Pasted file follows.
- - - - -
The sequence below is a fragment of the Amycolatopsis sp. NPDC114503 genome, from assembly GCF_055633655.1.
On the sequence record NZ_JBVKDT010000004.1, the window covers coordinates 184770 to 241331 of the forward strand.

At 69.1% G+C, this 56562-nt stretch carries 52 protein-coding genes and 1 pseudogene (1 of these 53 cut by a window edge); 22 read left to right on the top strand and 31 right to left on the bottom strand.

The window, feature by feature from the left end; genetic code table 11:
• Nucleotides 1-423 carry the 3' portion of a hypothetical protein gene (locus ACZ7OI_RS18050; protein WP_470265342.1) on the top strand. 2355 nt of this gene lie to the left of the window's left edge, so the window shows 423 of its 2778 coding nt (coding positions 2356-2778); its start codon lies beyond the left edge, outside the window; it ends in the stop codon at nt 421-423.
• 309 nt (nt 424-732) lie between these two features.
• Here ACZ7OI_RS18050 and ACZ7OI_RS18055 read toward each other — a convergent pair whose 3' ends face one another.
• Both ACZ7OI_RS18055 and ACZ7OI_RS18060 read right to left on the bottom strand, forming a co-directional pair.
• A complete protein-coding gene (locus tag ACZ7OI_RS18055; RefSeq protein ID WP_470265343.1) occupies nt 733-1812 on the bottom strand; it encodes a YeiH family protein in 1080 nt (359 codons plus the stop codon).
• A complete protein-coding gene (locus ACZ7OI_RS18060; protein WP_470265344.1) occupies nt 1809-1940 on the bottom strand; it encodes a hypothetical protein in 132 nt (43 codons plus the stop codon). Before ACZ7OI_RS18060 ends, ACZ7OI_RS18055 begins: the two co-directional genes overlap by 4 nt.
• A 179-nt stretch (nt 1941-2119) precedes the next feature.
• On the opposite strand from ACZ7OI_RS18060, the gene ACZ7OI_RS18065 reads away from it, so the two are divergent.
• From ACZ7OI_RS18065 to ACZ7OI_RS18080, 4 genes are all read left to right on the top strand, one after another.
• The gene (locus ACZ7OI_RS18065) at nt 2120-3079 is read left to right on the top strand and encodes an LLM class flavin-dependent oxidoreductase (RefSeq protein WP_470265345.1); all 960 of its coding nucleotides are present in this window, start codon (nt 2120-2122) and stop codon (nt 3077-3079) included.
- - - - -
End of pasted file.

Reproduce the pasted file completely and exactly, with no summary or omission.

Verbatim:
The sequence below is a fragment of the Amycolatopsis sp. NPDC114503 genome, from assembly GCF_055633655.1.
On the sequence record NZ_JBVKDT010000004.1, the window covers coordinates 184770 to 241331 of the forward strand.

At 69.1% G+C, this 56562-nt stretch carries 52 protein-coding genes and 1 pseudogene (1 of these 53 cut by a window edge); 22 read left to right on the top strand and 31 right to left on the bottom strand.

The window, feature by feature from the left end; genetic code table 11:
• Nucleotides 1-423 carry the 3' portion of a hypothetical protein gene (locus ACZ7OI_RS18050; protein WP_470265342.1) on the top strand. 2355 nt of this gene lie to the left of the window's left edge, so the window shows 423 of its 2778 coding nt (coding positions 2356-2778); its start codon lies beyond the left edge, outside the window; it ends in the stop codon at nt 421-423.
• 309 nt (nt 424-732) lie between these two features.
• Here ACZ7OI_RS18050 and ACZ7OI_RS18055 read toward each other — a convergent pair whose 3' ends face one another.
• Both ACZ7OI_RS18055 and ACZ7OI_RS18060 read right to left on the bottom strand, forming a co-directional pair.
• A complete protein-coding gene (locus tag ACZ7OI_RS18055; RefSeq protein ID WP_470265343.1) occupies nt 733-1812 on the bottom strand; it encodes a YeiH family protein in 1080 nt (359 codons plus the stop codon).
• A complete protein-coding gene (locus ACZ7OI_RS18060; protein WP_470265344.1) occupies nt 1809-1940 on the bottom strand; it encodes a hypothetical protein in 132 nt (43 codons plus the stop codon). Before ACZ7OI_RS18060 ends, ACZ7OI_RS18055 begins: the two co-directional genes overlap by 4 nt.
• A 179-nt stretch (nt 1941-2119) precedes the next feature.
• On the opposite strand from ACZ7OI_RS18060, the gene ACZ7OI_RS18065 reads away from it, so the two are divergent.
• From ACZ7OI_RS18065 to ACZ7OI_RS18080, 4 genes are all read left to right on the top strand, one after another.
• The gene (locus ACZ7OI_RS18065) at nt 2120-3079 is read left to right on the top strand and encodes an LLM class flavin-dependent oxidoreductase (RefSeq protein WP_470265345.1); all 960 of its coding nucleotides are present in this window, start codon (nt 2120-2122) and stop codon (nt 3077-3079) included.